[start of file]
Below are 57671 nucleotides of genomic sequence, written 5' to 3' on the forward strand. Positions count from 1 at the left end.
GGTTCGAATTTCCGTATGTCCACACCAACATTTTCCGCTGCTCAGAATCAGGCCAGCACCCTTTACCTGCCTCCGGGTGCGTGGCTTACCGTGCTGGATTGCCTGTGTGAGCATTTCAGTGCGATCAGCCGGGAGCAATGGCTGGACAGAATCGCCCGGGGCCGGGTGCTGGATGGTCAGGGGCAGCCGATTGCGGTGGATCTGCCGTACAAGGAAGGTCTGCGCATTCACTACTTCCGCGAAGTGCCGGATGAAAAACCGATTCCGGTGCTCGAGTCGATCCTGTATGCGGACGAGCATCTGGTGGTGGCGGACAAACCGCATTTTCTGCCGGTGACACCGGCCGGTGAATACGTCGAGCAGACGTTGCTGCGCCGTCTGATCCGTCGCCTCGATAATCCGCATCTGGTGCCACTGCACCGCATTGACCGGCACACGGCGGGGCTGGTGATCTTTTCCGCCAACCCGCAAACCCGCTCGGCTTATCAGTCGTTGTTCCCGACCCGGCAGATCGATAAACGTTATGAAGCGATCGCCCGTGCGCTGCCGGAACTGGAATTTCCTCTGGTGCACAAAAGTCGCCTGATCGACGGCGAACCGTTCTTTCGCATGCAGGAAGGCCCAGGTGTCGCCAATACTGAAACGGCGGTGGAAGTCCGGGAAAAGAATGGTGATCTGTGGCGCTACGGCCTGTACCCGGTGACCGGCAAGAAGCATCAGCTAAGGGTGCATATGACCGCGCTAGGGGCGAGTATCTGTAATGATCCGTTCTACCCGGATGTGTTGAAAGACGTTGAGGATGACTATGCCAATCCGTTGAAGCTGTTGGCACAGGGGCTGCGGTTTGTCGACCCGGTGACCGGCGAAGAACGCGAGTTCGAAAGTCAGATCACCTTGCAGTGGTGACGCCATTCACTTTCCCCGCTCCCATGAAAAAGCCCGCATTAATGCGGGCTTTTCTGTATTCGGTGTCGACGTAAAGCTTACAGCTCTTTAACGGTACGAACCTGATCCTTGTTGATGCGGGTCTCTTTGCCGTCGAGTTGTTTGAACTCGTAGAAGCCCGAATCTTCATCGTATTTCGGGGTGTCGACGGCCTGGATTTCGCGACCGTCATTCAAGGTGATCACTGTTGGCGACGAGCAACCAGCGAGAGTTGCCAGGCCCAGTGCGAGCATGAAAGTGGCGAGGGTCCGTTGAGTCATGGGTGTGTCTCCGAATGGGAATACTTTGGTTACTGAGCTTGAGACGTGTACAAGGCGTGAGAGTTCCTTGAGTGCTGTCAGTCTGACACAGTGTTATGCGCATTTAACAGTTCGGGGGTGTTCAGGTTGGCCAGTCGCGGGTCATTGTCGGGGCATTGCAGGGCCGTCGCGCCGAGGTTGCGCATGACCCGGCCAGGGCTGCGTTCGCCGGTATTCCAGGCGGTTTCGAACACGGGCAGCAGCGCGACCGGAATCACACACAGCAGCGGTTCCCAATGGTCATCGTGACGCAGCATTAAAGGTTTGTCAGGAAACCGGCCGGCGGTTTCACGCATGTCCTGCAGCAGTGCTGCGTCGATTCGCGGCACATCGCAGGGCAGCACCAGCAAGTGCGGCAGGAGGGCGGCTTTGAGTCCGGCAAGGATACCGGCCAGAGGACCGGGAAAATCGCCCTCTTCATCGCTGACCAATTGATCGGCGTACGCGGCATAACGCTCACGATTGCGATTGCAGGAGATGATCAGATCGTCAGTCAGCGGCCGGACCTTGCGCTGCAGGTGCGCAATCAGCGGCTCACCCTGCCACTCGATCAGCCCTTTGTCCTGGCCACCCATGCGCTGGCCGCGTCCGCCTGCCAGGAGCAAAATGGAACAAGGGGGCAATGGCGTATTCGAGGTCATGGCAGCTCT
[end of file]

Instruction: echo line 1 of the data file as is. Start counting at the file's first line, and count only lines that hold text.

Below are 57671 nucleotides of genomic sequence, written 5' to 3' on the forward strand. Positions count from 1 at the left end.